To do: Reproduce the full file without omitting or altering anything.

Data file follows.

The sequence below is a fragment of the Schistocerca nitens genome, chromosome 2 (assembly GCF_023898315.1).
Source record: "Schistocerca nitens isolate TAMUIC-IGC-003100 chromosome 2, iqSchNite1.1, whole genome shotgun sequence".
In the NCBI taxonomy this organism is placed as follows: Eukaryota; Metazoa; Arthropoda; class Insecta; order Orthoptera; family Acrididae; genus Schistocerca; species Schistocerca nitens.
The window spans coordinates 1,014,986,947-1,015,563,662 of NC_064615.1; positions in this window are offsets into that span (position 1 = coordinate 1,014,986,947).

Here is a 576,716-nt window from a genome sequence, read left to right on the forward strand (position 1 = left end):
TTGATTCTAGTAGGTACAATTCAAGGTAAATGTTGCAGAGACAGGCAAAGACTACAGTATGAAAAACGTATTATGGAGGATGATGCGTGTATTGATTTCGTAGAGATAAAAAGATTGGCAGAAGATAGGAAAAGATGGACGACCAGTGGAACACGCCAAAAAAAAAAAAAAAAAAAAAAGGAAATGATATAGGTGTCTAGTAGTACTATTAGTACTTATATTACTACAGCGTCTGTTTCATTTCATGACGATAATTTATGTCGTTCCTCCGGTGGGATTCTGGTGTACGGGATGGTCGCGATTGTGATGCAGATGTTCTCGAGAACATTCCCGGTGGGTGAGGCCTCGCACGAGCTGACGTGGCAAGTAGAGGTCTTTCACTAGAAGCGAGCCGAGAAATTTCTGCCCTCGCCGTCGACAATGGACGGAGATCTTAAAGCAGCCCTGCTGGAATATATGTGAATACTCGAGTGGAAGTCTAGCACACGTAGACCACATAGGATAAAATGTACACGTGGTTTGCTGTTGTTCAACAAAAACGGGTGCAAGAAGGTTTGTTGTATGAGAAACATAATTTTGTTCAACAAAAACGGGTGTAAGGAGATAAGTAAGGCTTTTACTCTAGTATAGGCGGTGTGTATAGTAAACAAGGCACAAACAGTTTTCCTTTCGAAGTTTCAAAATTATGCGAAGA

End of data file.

The sequence below is a fragment of the Schistocerca nitens genome, chromosome 2 (assembly GCF_023898315.1).
Source record: "Schistocerca nitens isolate TAMUIC-IGC-003100 chromosome 2, iqSchNite1.1, whole genome shotgun sequence".
In the NCBI taxonomy this organism is placed as follows: Eukaryota; Metazoa; Arthropoda; class Insecta; order Orthoptera; family Acrididae; genus Schistocerca; species Schistocerca nitens.
The window spans coordinates 1,014,986,947-1,015,563,662 of NC_064615.1; positions in this window are offsets into that span (position 1 = coordinate 1,014,986,947).

Here is a 576,716-nt window from a genome sequence, read left to right on the forward strand (position 1 = left end):
TTGATTCTAGTAGGTACAATTCAAGGTAAATGTTGCAGAGACAGGCAAAGACTACAGTATGAAAAACGTATTATGGAGGATGATGCGTGTATTGATTTCGTAGAGATAAAAAGATTGGCAGAAGATAGGAAAAGATGGACGACCAGTGGAACACGCCAAAAAAAAAAAAAAAAAAAAAAGGAAATGATATAGGTGTCTAGTAGTACTATTAGTACTTATATTACTACAGCGTCTGTTTCATTTCATGACGATAATTTATGTCGTTCCTCCGGTGGGATTCTGGTGTACGGGATGGTCGCGATTGTGATGCAGATGTTCTCGAGAACATTCCCGGTGGGTGAGGCCTCGCACGAGCTGACGTGGCAAGTAGAGGTCTTTCACTAGAAGCGAGCCGAGAAATTTCTGCCCTCGCCGTCGACAATGGACGGAGATCTTAAAGCAGCCCTGCTGGAATATATGTGAATACTCGAGTGGAAGTCTAGCACACGTAGACCACATAGGATAAAATGTACACGTGGTTTGCTGTTGTTCAACAAAAACGGGTGCAAGAAGGTTTGTTGTATGAGAAACATAATTTTGTTCAACAAAAACGGGTGTAAGGAGATAAGTAAGGCTTTTACTCTAGTATAGGCGGTGTGTATAGTAAACAAGGCACAAACAGTTTTCCTTTCGAAGTTTCAAAATTATGCGAAGA